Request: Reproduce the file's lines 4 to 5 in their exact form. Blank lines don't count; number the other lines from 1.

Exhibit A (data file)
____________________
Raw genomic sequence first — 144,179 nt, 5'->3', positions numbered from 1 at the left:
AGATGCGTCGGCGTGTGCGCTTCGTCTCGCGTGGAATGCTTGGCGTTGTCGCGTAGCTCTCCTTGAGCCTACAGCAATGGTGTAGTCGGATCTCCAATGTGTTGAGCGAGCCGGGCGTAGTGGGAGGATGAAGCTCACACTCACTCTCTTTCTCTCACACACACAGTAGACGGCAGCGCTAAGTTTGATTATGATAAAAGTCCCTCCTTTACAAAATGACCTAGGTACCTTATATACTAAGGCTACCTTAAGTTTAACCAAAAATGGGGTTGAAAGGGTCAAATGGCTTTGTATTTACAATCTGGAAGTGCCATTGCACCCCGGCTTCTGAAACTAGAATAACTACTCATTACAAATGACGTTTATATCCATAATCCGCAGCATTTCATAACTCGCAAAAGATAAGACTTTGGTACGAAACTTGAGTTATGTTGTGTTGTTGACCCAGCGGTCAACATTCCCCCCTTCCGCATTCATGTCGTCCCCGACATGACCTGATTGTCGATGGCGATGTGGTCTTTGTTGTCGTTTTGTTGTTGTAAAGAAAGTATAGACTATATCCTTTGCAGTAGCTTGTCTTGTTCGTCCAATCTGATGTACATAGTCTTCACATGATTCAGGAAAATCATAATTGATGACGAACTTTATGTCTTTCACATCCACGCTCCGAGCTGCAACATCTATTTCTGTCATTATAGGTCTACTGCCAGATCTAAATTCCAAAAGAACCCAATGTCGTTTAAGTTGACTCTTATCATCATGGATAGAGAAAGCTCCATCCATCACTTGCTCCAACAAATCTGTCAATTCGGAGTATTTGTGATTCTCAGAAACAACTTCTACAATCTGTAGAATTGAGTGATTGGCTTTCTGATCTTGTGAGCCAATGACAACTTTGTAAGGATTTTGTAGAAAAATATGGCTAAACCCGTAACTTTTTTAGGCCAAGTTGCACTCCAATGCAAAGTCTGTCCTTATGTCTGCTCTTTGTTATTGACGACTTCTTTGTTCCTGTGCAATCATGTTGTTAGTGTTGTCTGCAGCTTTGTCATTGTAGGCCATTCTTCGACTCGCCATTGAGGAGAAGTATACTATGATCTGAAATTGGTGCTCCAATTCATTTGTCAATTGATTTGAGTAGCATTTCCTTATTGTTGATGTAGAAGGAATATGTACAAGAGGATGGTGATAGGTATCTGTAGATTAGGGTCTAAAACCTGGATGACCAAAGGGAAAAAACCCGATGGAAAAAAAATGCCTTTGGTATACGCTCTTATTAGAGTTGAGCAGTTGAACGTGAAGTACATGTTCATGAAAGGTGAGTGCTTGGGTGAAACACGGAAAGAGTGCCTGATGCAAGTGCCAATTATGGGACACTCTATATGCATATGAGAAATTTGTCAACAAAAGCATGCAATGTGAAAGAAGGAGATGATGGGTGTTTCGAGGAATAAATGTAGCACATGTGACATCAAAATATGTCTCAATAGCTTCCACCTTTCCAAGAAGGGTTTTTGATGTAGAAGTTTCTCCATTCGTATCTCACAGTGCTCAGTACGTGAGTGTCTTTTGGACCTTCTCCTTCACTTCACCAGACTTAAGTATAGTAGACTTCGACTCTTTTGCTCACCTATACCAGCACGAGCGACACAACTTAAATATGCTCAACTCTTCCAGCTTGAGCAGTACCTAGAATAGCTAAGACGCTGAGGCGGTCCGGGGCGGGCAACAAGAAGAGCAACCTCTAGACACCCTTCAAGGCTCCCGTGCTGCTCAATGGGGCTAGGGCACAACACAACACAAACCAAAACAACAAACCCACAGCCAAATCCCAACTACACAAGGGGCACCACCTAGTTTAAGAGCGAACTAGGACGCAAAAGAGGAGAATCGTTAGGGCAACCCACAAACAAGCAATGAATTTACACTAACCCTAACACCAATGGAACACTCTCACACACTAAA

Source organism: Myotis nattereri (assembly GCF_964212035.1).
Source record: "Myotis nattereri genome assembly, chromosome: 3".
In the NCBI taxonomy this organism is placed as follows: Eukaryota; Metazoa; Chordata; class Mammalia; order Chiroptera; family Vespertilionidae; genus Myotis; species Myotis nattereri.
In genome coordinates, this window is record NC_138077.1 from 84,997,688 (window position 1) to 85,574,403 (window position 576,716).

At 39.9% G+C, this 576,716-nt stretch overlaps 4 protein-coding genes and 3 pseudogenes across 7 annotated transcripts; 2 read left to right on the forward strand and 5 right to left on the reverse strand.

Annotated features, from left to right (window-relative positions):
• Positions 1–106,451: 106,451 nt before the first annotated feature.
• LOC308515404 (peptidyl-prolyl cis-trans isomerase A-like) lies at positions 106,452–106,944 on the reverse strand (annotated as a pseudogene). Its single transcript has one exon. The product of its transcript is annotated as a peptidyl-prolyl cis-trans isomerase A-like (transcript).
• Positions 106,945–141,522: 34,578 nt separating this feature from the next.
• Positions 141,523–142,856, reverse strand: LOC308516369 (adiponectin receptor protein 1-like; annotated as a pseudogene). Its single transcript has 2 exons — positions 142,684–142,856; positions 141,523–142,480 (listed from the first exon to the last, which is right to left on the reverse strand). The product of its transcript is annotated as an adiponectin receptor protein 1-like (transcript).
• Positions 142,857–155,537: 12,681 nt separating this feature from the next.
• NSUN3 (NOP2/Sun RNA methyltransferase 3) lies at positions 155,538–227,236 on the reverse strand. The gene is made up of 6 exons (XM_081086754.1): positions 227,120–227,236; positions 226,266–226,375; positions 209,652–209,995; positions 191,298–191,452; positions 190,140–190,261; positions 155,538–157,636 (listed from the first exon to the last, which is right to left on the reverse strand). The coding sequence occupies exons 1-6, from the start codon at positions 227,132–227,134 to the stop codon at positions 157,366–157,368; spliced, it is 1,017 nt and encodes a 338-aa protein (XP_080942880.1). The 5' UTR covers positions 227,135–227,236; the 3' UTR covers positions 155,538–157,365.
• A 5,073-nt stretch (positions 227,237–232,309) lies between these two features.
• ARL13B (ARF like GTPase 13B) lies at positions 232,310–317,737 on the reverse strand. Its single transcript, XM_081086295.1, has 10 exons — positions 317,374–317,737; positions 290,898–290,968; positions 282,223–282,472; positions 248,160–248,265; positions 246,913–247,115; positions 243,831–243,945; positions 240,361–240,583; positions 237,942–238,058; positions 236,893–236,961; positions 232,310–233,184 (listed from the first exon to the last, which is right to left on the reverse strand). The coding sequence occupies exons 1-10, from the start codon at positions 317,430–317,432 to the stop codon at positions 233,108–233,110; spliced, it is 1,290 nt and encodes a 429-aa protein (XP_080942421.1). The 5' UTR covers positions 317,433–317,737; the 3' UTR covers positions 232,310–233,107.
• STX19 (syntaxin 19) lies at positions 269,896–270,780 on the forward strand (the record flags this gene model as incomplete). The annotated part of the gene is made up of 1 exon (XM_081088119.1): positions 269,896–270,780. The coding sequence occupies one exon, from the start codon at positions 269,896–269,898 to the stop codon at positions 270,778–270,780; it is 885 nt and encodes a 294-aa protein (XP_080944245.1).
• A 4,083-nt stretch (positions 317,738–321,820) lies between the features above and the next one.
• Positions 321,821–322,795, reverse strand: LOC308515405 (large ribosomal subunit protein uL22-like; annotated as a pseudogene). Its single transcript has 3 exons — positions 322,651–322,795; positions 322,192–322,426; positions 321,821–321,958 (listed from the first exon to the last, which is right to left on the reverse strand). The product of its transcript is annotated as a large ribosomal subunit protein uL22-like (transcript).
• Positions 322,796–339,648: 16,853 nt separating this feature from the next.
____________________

Source record: "Myotis nattereri genome assembly, chromosome: 3".
In the NCBI taxonomy this organism is placed as follows: Eukaryota; Metazoa; Chordata; class Mammalia; order Chiroptera; family Vespertilionidae; genus Myotis; species Myotis nattereri.